Saturday, 23 July 2016

Rare Red-eyed Damselfly at Pennington Flash

Following the inaugural planning meeting of the L.O.S. Pennington Flash Volunteer Group this morning, I decided to take the opportunity to look for the Red-eyed Damselflies that have recently been reported up on the Leeds Liverpool Canal at the northern end of the Flash. Graeme Robertson was at the Volunteers meeting and he was intent on doing the same, so we paired up and went off in search of them together.

Fortunately, Charlie Owen was also present at the Volunteers meeting and, as he knew where they had first been spotted by Colin Davies, he was able to give us information about where to look.  It was good to see Charlie out and about after having suffered a stroke earlier in the year. And he's no more at home than at Pennington Flash.

After a quick look in a couple of the bird hides en route to the canal, we were soon up and over the bridge and searching the lily pads for these damselflies which are new to this area. It wasn't long before we found some suitable lilies and shortly after that the damselflies themselves. The Red-eyed Damselfly is quite rare this far north and I'm told that this is the first time one has been reported in this area.

I'm quite new to this kind of photography and I don't yet have a macro lens suited to taking closeup photos of dragonflies and other insects. After my first couple of shots I realised that the 1.4x teleconverter which is almost permanently attached to my 300mm lens wasn't going to be needed and so I removed it.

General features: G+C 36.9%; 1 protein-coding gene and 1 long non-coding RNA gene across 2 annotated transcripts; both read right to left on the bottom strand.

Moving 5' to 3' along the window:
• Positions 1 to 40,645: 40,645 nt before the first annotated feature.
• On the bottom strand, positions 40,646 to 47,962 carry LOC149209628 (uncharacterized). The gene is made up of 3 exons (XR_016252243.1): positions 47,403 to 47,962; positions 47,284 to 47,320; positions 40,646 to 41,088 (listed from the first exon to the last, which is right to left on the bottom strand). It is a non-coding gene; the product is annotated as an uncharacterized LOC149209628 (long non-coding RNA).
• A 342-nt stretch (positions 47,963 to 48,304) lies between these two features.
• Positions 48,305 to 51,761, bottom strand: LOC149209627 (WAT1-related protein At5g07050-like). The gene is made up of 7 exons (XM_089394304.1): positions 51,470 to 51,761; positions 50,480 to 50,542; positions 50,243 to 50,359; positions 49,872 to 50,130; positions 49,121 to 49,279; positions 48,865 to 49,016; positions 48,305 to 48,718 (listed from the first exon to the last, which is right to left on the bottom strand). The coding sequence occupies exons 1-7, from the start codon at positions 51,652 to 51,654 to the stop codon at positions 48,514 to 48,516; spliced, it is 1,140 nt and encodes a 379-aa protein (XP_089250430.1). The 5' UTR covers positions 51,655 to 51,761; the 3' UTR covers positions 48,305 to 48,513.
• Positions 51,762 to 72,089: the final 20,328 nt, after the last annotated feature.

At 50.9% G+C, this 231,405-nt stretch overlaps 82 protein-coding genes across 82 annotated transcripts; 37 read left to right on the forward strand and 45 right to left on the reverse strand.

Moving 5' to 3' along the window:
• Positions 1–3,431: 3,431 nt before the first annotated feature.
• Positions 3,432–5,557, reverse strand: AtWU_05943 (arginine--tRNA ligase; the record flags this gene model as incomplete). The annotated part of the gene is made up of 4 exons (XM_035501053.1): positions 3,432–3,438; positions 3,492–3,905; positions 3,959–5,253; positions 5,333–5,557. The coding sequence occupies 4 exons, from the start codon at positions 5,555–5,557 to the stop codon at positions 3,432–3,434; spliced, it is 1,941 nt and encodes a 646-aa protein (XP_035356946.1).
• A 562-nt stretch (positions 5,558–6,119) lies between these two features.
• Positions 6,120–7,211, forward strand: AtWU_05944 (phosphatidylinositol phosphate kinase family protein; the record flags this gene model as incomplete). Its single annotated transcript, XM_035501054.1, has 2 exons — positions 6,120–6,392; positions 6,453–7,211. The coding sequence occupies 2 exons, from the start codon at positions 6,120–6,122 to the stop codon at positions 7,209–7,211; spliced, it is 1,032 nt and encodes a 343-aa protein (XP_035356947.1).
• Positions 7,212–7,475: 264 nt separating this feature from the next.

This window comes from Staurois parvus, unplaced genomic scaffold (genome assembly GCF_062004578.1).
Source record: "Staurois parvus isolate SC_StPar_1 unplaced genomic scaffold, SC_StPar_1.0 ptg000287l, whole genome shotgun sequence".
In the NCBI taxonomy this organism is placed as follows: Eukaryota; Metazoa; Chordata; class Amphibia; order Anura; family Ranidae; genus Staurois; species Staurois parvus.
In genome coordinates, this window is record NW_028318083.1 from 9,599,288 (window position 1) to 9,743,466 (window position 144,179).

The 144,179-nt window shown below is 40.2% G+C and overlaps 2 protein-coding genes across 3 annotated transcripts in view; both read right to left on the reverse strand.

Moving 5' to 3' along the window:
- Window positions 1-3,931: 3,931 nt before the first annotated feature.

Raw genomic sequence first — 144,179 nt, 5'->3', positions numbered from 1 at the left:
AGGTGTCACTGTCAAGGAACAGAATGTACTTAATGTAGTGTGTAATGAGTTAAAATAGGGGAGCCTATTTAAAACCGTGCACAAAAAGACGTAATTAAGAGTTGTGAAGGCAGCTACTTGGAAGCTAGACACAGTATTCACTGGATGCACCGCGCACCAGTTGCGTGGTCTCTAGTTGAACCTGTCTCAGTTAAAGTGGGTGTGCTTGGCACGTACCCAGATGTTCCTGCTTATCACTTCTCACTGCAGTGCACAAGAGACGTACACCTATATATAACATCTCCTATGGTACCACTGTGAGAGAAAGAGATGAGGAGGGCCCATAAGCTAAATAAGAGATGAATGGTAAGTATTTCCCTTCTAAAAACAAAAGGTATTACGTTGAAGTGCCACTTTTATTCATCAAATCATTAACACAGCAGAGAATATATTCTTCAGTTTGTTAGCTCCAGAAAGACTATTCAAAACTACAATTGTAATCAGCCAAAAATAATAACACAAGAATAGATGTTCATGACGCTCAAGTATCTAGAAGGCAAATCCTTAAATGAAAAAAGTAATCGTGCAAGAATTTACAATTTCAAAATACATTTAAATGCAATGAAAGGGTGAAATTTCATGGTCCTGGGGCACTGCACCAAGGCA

Depth-of-field is the watchword with this kind of shot and this means a high f-stop number and good light. Today the light was variable but I did manage to get a few acceptable shots of the four or five males that I saw today. However, I've still got a lot to learn in this aspect of photography.

It was best to shoot the damselflies parallel to the camera sensor plane to get the whole insect in focus - any head shots perpendicular to the sensor tended to have the tail out of focus with my lens. The damselflies would flit around for a while before coming to rest on a lily pad a couple of metres from the canal bank. Once on a pad they seemed to defend it quite aggressively from all corners.

After we'd done our best, Graeme and I set off back to our cars, but on the way we came across this Ragwort plant which was filled with Gatekeeper Butterflies. It was however, quite difficult to get a shot of one with its wings open as they tended to close them while feeding. There were also a couple of Meadow Browns and one stripy Cinnabar Moth caterpillar for whom this plant is a delicacy.

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